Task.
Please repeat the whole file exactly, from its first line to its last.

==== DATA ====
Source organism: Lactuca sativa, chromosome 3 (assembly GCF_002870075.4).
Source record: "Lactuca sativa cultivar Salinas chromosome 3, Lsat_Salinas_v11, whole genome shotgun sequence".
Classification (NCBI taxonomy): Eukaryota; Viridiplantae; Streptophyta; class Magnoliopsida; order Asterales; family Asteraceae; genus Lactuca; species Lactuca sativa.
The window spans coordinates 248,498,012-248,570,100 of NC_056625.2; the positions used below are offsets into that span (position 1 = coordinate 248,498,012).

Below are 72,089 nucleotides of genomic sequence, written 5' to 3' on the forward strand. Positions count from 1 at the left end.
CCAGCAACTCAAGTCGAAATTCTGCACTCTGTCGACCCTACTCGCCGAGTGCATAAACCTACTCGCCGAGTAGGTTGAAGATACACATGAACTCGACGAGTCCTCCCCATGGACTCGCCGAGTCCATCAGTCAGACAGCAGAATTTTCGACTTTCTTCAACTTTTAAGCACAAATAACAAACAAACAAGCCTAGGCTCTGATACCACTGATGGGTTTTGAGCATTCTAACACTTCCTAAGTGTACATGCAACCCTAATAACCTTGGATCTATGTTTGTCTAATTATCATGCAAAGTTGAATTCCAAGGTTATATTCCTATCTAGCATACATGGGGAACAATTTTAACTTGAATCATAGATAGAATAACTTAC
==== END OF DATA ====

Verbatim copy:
Source organism: Lactuca sativa, chromosome 3 (assembly GCF_002870075.4).
Source record: "Lactuca sativa cultivar Salinas chromosome 3, Lsat_Salinas_v11, whole genome shotgun sequence".
Classification (NCBI taxonomy): Eukaryota; Viridiplantae; Streptophyta; class Magnoliopsida; order Asterales; family Asteraceae; genus Lactuca; species Lactuca sativa.
The window spans coordinates 248,498,012-248,570,100 of NC_056625.2; the positions used below are offsets into that span (position 1 = coordinate 248,498,012).

Below are 72,089 nucleotides of genomic sequence, written 5' to 3' on the forward strand. Positions count from 1 at the left end.
CCAGCAACTCAAGTCGAAATTCTGCACTCTGTCGACCCTACTCGCCGAGTGCATAAACCTACTCGCCGAGTAGGTTGAAGATACACATGAACTCGACGAGTCCTCCCCATGGACTCGCCGAGTCCATCAGTCAGACAGCAGAATTTTCGACTTTCTTCAACTTTTAAGCACAAATAACAAACAAACAAGCCTAGGCTCTGATACCACTGATGGGTTTTGAGCATTCTAACACTTCCTAAGTGTACATGCAACCCTAATAACCTTGGATCTATGTTTGTCTAATTATCATGCAAAGTTGAATTCCAAGGTTATATTCCTATCTAGCATACATGGGGAACAATTTTAACTTGAATCATAGATAGAATAACTTAC